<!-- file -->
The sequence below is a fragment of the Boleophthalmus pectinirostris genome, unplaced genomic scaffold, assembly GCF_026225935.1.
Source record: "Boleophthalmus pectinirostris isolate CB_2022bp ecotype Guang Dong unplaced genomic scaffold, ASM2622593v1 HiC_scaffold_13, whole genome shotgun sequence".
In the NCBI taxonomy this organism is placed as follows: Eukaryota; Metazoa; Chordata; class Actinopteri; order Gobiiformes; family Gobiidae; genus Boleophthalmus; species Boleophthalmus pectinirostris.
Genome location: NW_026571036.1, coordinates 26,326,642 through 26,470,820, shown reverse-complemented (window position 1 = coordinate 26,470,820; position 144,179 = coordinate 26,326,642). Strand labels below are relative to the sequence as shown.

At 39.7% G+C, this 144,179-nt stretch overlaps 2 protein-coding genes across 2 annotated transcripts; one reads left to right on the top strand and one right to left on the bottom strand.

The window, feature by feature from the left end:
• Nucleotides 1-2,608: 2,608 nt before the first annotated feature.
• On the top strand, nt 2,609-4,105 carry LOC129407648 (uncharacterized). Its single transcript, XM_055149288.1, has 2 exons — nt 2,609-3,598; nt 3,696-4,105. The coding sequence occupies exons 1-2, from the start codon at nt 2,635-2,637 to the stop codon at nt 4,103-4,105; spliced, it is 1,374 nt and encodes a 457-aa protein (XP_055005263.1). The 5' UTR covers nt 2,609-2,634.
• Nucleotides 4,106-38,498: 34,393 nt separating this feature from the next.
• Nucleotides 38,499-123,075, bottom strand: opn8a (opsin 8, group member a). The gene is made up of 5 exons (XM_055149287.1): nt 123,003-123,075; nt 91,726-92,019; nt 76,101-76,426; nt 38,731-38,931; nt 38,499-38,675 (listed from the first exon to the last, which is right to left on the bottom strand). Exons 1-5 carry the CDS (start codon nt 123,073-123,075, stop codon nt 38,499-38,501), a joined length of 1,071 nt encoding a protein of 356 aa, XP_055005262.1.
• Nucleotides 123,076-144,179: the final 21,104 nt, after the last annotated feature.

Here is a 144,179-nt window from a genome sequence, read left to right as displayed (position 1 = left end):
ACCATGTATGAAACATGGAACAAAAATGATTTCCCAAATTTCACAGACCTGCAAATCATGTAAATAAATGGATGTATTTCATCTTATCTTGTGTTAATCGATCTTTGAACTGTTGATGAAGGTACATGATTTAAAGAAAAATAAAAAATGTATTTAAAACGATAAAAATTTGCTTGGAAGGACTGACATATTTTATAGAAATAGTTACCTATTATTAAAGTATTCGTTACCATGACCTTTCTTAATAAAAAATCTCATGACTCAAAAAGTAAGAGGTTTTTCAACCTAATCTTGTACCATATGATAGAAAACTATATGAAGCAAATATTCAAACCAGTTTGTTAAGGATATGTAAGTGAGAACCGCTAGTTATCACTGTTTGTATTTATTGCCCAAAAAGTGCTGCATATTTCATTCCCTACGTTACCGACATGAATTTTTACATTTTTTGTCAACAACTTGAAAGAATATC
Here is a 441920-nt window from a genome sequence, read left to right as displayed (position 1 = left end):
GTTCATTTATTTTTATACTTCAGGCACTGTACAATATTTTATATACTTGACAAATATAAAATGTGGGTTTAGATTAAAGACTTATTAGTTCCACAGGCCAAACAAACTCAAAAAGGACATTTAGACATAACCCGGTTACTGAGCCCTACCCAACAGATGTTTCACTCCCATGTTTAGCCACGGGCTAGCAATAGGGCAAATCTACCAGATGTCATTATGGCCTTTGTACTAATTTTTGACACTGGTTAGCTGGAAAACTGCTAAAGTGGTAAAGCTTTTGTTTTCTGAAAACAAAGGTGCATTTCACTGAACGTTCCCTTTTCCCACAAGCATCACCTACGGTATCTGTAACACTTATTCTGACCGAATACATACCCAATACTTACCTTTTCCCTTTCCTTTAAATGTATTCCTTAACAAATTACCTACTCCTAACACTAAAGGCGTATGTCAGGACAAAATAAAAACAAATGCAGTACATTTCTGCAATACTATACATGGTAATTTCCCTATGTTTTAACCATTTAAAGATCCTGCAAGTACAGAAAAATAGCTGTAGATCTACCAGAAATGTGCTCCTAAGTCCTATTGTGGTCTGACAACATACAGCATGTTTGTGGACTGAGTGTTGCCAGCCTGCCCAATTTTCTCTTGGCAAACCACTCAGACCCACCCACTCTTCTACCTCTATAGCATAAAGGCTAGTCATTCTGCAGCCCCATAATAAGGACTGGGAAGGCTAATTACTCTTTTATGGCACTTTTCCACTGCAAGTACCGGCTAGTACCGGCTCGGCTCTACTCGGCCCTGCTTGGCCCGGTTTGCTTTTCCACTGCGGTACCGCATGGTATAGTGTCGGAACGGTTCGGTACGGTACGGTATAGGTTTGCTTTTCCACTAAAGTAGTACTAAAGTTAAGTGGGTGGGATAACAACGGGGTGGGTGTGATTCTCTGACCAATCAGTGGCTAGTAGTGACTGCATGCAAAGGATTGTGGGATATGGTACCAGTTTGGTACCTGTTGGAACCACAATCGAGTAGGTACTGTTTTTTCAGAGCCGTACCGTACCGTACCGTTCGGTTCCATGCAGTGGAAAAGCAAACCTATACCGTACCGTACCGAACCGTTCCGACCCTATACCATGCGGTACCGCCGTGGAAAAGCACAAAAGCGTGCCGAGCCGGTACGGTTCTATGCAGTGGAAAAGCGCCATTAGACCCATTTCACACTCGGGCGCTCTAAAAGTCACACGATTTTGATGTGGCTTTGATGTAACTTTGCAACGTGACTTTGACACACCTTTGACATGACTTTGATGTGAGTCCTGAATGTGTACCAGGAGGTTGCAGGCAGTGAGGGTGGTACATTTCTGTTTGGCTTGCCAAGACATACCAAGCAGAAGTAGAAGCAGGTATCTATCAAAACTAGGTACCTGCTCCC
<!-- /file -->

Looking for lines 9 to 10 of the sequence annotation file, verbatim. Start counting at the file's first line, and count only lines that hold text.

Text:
• Nucleotides 4,106-38,498: 34,393 nt separating this feature from the next.
• Nucleotides 38,499-123,075, bottom strand: opn8a (opsin 8, group member a). The gene is made up of 5 exons (XM_055149287.1): nt 123,003-123,075; nt 91,726-92,019; nt 76,101-76,426; nt 38,731-38,931; nt 38,499-38,675 (listed from the first exon to the last, which is right to left on the bottom strand). Exons 1-5 carry the CDS (start codon nt 123,073-123,075, stop codon nt 38,499-38,501), a joined length of 1,071 nt encoding a protein of 356 aa, XP_055005262.1.